Gov’t charges 345, revokes billing privileges for 256

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Tuesday, October 13, 2020

WASHINGTON – The Department of Health and Human Services Office of Inspector General, along with state and federal law enforcement partners, has conducted a national “telefraud” takedown involving more than $6 billion in alleged losses. 

The fraudulent activity has resulted in charges for 345 defendants, including telemedicine companies, DME companies, genetic testing labs, pharmacies and more than 100 medical practitioners, in 51 judicial districts. Health care billing privileges have been revoked for 256 medical professionals.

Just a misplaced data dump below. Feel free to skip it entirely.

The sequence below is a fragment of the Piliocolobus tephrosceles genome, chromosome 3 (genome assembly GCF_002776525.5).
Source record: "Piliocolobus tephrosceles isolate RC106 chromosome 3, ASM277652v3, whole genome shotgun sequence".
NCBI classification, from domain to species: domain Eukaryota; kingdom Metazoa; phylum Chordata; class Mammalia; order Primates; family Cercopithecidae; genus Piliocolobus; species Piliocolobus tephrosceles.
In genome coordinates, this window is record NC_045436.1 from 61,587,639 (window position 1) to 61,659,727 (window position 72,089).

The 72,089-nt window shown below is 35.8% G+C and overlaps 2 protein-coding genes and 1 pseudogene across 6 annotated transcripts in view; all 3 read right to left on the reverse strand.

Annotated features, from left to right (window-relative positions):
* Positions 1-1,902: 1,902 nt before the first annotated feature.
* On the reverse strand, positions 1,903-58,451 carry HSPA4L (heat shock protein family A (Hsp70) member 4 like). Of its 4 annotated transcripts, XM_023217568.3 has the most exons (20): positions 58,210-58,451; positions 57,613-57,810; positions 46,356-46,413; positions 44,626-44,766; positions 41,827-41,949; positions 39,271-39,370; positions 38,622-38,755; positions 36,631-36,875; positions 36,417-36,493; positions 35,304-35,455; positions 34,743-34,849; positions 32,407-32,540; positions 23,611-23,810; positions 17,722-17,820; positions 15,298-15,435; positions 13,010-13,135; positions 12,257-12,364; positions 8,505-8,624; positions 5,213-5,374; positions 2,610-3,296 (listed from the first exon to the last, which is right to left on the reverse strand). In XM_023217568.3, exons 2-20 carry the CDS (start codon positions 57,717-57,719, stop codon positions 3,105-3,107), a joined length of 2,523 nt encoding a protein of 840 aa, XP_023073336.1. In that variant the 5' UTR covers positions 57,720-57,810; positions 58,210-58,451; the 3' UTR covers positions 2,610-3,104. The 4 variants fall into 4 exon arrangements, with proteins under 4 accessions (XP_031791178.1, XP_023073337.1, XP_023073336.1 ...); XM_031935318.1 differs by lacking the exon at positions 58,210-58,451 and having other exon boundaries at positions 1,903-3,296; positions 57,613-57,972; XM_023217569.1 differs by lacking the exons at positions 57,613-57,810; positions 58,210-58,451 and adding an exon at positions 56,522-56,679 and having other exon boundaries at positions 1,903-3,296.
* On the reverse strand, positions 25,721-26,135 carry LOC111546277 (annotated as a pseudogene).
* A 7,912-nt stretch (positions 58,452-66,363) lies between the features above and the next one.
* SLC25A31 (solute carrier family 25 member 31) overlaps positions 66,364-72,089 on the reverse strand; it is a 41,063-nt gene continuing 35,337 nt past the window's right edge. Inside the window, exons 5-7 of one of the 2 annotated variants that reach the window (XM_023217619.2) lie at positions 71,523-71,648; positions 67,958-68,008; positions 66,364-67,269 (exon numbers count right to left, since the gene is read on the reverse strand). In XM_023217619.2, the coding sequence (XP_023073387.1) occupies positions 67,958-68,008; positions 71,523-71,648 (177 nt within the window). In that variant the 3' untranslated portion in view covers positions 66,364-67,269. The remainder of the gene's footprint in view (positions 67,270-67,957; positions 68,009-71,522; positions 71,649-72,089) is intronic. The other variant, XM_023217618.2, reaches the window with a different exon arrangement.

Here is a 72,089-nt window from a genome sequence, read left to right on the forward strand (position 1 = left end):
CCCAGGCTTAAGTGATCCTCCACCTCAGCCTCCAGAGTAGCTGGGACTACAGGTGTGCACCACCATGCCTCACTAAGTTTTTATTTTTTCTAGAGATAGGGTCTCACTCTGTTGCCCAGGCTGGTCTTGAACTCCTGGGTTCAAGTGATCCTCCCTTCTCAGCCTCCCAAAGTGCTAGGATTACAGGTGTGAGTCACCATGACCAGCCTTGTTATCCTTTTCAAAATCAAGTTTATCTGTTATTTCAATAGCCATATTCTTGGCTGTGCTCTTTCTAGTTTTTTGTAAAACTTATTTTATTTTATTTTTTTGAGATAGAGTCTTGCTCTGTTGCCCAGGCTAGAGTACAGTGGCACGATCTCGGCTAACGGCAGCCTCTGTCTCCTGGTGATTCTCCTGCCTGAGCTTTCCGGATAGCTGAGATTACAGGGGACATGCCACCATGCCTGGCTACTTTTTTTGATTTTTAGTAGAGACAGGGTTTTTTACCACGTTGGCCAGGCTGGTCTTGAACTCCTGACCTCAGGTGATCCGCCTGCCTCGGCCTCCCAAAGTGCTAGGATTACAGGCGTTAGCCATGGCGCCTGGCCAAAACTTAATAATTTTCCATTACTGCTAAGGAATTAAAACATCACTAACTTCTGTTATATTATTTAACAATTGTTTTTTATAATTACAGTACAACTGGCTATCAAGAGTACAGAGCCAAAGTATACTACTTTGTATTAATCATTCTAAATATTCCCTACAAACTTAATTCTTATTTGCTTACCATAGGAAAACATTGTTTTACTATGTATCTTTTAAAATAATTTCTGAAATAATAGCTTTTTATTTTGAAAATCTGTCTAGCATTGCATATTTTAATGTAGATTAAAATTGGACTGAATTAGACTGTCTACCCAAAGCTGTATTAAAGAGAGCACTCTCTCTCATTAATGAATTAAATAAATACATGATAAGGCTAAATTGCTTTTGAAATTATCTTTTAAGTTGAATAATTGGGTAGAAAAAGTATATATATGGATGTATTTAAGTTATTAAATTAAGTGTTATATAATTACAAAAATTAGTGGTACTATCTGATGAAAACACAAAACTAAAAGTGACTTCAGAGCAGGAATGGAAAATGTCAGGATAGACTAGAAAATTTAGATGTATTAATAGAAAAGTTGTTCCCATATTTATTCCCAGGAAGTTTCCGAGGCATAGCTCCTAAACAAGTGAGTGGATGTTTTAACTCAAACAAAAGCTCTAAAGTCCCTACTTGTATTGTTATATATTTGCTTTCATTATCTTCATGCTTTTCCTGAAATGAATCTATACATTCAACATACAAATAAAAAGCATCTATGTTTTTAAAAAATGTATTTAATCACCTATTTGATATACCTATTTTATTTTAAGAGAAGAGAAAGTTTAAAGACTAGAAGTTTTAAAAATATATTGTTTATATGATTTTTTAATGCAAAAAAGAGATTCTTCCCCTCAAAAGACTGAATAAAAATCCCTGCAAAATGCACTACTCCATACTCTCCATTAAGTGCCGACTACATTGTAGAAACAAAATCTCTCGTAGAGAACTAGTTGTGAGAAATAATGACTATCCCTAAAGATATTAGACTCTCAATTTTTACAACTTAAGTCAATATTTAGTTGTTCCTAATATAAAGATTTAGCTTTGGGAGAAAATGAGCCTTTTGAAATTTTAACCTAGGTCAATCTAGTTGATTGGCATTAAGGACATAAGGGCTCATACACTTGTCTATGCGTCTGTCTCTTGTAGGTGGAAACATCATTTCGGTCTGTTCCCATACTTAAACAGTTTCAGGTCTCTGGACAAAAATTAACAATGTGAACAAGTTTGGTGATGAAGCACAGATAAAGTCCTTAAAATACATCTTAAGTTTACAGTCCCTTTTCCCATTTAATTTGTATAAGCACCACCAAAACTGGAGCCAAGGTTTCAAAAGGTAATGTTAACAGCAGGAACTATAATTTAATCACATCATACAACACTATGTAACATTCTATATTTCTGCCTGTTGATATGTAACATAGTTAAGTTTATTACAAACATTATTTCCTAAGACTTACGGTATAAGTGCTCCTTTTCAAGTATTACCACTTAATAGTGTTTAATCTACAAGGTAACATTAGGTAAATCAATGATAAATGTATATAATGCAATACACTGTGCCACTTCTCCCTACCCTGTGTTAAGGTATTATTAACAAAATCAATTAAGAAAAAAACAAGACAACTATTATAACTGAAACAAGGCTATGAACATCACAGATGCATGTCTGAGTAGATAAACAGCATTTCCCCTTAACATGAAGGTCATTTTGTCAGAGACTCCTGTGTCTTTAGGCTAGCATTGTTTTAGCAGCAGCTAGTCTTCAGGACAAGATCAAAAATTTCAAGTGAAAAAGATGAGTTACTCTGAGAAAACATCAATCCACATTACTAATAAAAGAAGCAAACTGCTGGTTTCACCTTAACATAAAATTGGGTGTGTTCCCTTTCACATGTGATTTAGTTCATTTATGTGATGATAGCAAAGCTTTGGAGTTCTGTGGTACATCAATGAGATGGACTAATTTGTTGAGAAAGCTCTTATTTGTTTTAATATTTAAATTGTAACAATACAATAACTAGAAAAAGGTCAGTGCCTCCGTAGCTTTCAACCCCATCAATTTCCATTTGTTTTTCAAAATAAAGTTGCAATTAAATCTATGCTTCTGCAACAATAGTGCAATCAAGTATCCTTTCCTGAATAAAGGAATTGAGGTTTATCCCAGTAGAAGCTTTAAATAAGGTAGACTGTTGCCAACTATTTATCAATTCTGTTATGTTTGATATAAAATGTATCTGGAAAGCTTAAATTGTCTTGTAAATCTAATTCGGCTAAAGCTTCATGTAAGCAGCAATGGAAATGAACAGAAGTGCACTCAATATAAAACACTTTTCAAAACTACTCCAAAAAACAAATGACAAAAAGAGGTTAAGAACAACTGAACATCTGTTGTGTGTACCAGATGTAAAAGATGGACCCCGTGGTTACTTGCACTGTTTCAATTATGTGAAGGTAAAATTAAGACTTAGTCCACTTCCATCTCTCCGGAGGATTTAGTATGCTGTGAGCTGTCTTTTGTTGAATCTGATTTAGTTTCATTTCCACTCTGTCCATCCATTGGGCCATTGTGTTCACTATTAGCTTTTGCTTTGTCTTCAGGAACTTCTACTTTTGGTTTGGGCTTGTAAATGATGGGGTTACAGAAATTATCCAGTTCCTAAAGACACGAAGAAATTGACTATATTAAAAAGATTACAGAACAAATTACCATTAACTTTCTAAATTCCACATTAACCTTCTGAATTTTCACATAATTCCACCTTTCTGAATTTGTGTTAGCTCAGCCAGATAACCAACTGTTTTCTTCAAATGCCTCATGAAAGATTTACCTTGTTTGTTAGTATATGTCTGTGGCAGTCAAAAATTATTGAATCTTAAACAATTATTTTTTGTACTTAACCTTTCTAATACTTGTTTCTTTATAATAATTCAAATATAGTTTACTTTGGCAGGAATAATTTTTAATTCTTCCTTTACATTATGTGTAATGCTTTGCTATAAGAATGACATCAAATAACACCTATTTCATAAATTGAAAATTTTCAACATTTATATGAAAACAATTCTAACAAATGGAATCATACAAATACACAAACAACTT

The biggest loss in connection with the case involved $4.5 billion in allegedly false and fraudulent claims submitted by more than 86 criminal defendants in 19 judicial districts. 

In this case, telemedicine execs allegedly paid medical practitioners to order unnecessary DME, genetic and other diagnostic testing, and medications, either without any patient interaction or with only a brief telephone conversation with patients they had never met or seen. 

Often, the DME, test results or medications were not provided to beneficiaries or were worthless to patients and their primary care doctors and the misdirection, fake diagnosis and unneeded tests misled patients and delayed their chance to seek appropriate treatment for medical complaints, according to the OIG. 

The proceeds of the fraudulent scheme were allegedly laundered through international shell corporations and foreign banks for the benefit of the telemedicine execs. 

The OIG says it has seen an increase in “telefraud” since 2016.